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Runners-up: Justified Season 3, Episode 4

“Devil You Know” was one of the more formally fascinating episodes I’ve seen the Justified creative team pull off; not because anything spectacular went down, but because of the depth it lent a group of characters that had previously been forced out to the margins. This episode was about, among other things, Dickie, Devil, and Loretta. It was about, for lack of a better term, the losers. Even they get lucky sometimes.

The Shot

Think of Raylan Givens and Boyd Crowder as storms. We often marvel at their power, and sit in awe as they suck people in and spit them out (in the most charming, kick-ass way possible, of course). But we always travel on to the next person/victim/scumbag with them. “Devil You Know,” written by one of my favorite Justified scribes, Taylor Elmore, concerned itself with what they leave behind in their wake and how they change the people they come into contact with.

At this point, Dickie Bennett is just lucky to be alive, living through not only Hurricane Raylan, but a life spent being the runt of the Bennett litter. In prison, like the free world, he’s a target, with only Dewey Crowe standing by his side. His mother’s mythical hidden fortune, millions in cash funneled from the aborted Black Pike mining deal, has not only drawn the attention of Boyd Crowder, but, in this episode, bent prison guard Ash Murphy.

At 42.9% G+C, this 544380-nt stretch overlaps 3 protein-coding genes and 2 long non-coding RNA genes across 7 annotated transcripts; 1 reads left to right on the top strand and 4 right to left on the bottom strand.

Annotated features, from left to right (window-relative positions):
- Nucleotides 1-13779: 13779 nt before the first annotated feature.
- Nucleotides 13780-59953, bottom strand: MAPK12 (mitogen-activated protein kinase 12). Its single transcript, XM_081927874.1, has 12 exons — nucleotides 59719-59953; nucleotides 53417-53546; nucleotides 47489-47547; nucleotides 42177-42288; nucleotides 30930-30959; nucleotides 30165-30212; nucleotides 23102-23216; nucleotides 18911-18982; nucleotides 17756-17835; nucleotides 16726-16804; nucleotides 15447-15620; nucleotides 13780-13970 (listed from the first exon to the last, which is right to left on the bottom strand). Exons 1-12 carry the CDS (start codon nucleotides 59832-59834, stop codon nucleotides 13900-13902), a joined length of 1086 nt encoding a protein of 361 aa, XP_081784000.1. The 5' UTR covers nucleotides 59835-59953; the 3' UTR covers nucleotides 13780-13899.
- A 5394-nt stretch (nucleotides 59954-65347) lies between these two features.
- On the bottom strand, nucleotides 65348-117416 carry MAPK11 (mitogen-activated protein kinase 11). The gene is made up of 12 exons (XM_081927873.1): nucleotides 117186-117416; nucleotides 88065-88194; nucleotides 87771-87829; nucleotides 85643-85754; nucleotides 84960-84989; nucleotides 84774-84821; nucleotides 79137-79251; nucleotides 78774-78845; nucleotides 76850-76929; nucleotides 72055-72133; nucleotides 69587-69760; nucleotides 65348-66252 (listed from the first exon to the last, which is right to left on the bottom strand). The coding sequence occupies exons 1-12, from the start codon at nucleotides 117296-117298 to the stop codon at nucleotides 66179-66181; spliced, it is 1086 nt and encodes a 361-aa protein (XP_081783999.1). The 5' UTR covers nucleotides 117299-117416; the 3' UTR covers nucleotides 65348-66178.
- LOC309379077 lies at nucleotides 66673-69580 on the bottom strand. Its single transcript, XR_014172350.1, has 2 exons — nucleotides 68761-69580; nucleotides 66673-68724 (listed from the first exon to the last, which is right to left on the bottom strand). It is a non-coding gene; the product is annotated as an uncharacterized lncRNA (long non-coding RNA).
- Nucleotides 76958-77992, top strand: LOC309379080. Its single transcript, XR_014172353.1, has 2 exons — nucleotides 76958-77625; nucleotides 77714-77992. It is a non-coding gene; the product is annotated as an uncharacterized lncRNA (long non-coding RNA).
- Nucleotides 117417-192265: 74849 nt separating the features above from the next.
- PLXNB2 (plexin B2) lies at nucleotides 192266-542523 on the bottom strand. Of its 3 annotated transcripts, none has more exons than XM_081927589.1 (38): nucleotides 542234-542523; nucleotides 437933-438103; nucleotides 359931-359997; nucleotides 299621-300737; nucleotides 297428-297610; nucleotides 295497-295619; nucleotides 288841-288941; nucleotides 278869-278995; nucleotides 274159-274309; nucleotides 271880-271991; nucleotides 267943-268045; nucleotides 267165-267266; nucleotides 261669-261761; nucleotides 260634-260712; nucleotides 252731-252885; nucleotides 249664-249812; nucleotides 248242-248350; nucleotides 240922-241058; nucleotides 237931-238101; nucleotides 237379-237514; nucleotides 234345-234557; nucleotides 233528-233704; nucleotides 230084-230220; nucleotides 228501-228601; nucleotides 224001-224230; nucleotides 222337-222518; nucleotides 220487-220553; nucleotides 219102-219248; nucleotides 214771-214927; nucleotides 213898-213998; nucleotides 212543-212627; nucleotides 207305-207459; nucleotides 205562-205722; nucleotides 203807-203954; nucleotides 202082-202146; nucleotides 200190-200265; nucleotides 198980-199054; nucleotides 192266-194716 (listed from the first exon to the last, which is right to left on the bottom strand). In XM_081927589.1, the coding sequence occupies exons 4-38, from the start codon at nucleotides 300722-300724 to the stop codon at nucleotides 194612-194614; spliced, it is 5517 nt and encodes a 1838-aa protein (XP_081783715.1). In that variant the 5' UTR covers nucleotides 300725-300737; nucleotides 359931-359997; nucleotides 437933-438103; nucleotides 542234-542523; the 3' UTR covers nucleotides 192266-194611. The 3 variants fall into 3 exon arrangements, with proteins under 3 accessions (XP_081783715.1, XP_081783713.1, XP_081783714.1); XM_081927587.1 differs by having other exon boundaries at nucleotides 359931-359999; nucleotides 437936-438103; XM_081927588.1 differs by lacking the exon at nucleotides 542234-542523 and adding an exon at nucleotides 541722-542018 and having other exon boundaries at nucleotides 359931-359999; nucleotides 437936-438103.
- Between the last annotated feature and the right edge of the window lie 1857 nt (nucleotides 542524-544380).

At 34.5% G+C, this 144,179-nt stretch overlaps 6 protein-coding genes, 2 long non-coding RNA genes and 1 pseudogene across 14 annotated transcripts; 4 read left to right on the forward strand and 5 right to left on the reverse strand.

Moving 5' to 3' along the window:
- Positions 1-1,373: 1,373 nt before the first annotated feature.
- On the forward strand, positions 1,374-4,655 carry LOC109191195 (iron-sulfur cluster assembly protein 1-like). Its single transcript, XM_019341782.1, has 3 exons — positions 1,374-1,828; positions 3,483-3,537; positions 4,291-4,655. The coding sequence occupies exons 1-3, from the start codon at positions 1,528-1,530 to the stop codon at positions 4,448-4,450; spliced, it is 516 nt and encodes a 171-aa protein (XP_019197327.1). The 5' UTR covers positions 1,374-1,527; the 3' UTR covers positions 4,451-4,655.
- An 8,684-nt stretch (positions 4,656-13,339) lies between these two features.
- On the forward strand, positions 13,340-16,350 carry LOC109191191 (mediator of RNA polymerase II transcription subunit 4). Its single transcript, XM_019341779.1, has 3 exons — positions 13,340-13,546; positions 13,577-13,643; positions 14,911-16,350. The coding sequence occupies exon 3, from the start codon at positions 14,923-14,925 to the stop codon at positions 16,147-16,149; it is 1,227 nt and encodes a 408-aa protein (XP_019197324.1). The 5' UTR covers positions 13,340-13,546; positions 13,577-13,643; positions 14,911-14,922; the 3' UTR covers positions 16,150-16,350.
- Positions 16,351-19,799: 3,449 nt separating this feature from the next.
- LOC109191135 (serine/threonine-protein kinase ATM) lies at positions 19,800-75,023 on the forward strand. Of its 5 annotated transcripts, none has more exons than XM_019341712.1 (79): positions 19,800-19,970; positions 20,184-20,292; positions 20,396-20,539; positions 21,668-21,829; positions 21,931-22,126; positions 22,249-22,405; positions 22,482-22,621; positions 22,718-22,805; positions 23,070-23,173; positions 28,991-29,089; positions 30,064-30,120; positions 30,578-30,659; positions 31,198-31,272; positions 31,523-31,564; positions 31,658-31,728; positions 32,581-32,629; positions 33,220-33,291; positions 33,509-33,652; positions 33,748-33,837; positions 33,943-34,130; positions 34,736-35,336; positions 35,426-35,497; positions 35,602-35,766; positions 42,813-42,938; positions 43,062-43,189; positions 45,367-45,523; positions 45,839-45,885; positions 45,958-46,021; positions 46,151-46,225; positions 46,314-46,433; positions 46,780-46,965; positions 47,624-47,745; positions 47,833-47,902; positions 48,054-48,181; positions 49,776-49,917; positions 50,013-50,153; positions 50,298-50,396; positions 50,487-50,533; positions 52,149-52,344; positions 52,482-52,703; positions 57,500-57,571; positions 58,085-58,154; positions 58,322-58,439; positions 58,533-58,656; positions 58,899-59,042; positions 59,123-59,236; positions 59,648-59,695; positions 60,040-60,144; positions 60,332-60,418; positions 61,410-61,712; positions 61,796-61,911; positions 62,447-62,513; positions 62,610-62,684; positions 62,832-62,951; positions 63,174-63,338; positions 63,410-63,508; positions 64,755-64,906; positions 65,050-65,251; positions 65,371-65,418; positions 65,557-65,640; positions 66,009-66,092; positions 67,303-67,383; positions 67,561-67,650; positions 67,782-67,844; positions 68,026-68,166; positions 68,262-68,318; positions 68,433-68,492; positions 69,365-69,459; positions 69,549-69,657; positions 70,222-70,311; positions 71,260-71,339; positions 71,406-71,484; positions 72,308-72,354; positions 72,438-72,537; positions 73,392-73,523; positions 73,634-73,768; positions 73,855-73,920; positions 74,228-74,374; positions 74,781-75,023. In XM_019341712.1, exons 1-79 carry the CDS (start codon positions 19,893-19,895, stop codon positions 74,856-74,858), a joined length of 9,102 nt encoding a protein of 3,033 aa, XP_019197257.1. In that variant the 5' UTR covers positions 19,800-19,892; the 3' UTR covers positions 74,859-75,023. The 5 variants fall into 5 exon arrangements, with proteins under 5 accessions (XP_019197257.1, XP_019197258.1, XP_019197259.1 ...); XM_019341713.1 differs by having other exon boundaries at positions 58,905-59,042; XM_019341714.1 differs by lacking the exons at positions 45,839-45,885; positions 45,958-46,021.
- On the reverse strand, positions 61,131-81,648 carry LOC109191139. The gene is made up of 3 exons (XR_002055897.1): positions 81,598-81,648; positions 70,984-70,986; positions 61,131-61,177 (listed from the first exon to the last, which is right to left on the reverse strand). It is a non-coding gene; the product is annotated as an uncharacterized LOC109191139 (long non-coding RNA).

Mags’ millions, as well as many other of Harlan County’s secrets, seem to be stashed with Ellstin Limehouse in Noble’s Holler. This African-American community stronghold is considered impenetrable by lawman and criminal alike, making it a perfect place to keep secrets or hide dirty money.

While half of Harlan is on a scavenger hunt for the mining money, The Carpetbagger from Detroit is talent scouting. In an opening scene, the bright-eyed, bushy-tailed, well-dressed early Scorsese fan recruits Devil, longtime Boyd Crowder muscle, to join in on his Three Point Plan for Harlan Domination. Despite the fact that Carpetbagger is selling the same deal as Boyd, just with less biblical vocabulary and old-timey oration, Devil goes all in, trying to recruit Johnny Crowder to help him mutiny on the Boyd.

In the end, Devil finally goes to hell, getting double-crossed by Johnny and gunned down by Boyd, who at least bestows some kind of perverted charity on Devil by putting him out of his misery.

It looked like Dickie was going to bite the dust in the episode, as well. But Ellstin Limehouse comes to the rescue. Something funny happens to Dickie on his way to yet another execution: He grows up. When it’s time for him to accept his — albeit shrunken — inheritance, he turns it right around, giving it back to Limehouse and demanding he “put it to work.” Finally, Dickie, the gimpy Fredo Corleone of the Bennett clan, doesn’t want to live off his mother’s name; he wants to make his own.

The Kick

  • We still have a pretty serious sadism problem in Kentucky, man! Just wanton executing of criminal co-conspiracies. God, even organ harvesting! Maybe I’m getting older or maybe the Justified staff just feels like they need to top themselves, but whatever happened to just a bunch of dipshits trying to pull a fast one on Raylan? Does every bad guy in a trucker hat have to have the mind of Hannibal Lecter?